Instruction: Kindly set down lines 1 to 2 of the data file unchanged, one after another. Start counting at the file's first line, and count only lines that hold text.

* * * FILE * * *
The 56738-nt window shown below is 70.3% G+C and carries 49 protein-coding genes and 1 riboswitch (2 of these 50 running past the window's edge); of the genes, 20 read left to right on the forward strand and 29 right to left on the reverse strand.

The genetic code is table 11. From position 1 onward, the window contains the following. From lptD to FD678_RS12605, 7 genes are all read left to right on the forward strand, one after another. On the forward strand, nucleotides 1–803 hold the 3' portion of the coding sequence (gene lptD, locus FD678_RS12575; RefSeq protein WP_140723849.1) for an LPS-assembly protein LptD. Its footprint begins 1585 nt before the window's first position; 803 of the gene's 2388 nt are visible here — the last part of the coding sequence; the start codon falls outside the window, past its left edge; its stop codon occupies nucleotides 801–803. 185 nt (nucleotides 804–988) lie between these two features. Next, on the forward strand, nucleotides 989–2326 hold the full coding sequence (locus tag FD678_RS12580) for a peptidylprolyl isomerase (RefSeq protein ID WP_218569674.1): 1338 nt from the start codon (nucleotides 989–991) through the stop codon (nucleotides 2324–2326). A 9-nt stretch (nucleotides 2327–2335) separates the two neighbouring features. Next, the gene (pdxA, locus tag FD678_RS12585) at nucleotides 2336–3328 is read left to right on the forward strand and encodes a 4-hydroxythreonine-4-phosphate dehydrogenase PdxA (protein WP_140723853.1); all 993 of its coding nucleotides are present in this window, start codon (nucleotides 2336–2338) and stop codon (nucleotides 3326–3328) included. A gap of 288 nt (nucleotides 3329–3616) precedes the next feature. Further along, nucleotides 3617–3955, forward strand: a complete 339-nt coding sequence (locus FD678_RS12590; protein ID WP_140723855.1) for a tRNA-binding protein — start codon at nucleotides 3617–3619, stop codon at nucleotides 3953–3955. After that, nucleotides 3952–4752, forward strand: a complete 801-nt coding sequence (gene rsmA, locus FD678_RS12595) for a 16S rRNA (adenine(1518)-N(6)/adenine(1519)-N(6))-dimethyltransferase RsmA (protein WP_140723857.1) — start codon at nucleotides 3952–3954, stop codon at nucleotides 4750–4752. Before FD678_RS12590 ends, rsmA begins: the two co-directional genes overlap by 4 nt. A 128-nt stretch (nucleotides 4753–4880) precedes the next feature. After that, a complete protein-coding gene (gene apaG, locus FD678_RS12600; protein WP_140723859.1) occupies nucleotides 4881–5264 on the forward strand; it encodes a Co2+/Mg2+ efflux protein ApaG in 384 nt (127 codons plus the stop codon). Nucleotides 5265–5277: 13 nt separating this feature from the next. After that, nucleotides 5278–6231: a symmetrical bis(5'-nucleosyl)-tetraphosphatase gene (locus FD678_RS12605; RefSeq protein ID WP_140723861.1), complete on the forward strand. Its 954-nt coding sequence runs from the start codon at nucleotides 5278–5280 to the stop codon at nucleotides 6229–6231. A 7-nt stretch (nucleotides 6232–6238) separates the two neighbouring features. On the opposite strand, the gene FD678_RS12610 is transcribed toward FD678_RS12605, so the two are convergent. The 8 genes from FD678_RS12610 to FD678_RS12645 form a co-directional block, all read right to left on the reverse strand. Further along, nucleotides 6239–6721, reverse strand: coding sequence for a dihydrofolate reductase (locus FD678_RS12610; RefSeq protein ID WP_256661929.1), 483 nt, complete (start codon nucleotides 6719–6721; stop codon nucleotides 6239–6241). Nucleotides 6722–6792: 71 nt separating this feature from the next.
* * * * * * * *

The 56738-nt window shown below is 70.3% G+C and carries 49 protein-coding genes and 1 riboswitch (2 of these 50 running past the window's edge); of the genes, 20 read left to right on the forward strand and 29 right to left on the reverse strand.

The genetic code is table 11. From position 1 onward, the window contains the following. From lptD to FD678_RS12605, 7 genes are all read left to right on the forward strand, one after another. On the forward strand, nucleotides 1–803 hold the 3' portion of the coding sequence (gene lptD, locus FD678_RS12575; RefSeq protein WP_140723849.1) for an LPS-assembly protein LptD. Its footprint begins 1585 nt before the window's first position; 803 of the gene's 2388 nt are visible here — the last part of the coding sequence; the start codon falls outside the window, past its left edge; its stop codon occupies nucleotides 801–803. 185 nt (nucleotides 804–988) lie between these two features. Next, on the forward strand, nucleotides 989–2326 hold the full coding sequence (locus tag FD678_RS12580) for a peptidylprolyl isomerase (RefSeq protein ID WP_218569674.1): 1338 nt from the start codon (nucleotides 989–991) through the stop codon (nucleotides 2324–2326). A 9-nt stretch (nucleotides 2327–2335) separates the two neighbouring features. Next, the gene (pdxA, locus tag FD678_RS12585) at nucleotides 2336–3328 is read left to right on the forward strand and encodes a 4-hydroxythreonine-4-phosphate dehydrogenase PdxA (protein WP_140723853.1); all 993 of its coding nucleotides are present in this window, start codon (nucleotides 2336–2338) and stop codon (nucleotides 3326–3328) included. A gap of 288 nt (nucleotides 3329–3616) precedes the next feature. Further along, nucleotides 3617–3955, forward strand: a complete 339-nt coding sequence (locus FD678_RS12590; protein ID WP_140723855.1) for a tRNA-binding protein — start codon at nucleotides 3617–3619, stop codon at nucleotides 3953–3955. After that, nucleotides 3952–4752, forward strand: a complete 801-nt coding sequence (gene rsmA, locus FD678_RS12595) for a 16S rRNA (adenine(1518)-N(6)/adenine(1519)-N(6))-dimethyltransferase RsmA (protein WP_140723857.1) — start codon at nucleotides 3952–3954, stop codon at nucleotides 4750–4752. Before FD678_RS12590 ends, rsmA begins: the two co-directional genes overlap by 4 nt. A 128-nt stretch (nucleotides 4753–4880) precedes the next feature. After that, a complete protein-coding gene (gene apaG, locus FD678_RS12600; protein WP_140723859.1) occupies nucleotides 4881–5264 on the forward strand; it encodes a Co2+/Mg2+ efflux protein ApaG in 384 nt (127 codons plus the stop codon). Nucleotides 5265–5277: 13 nt separating this feature from the next. After that, nucleotides 5278–6231: a symmetrical bis(5'-nucleosyl)-tetraphosphatase gene (locus FD678_RS12605; RefSeq protein ID WP_140723861.1), complete on the forward strand. Its 954-nt coding sequence runs from the start codon at nucleotides 5278–5280 to the stop codon at nucleotides 6229–6231. A 7-nt stretch (nucleotides 6232–6238) separates the two neighbouring features. On the opposite strand, the gene FD678_RS12610 is transcribed toward FD678_RS12605, so the two are convergent. The 8 genes from FD678_RS12610 to FD678_RS12645 form a co-directional block, all read right to left on the reverse strand. Further along, nucleotides 6239–6721, reverse strand: coding sequence for a dihydrofolate reductase (locus FD678_RS12610; RefSeq protein ID WP_256661929.1), 483 nt, complete (start codon nucleotides 6719–6721; stop codon nucleotides 6239–6241). Nucleotides 6722–6792: 71 nt separating this feature from the next.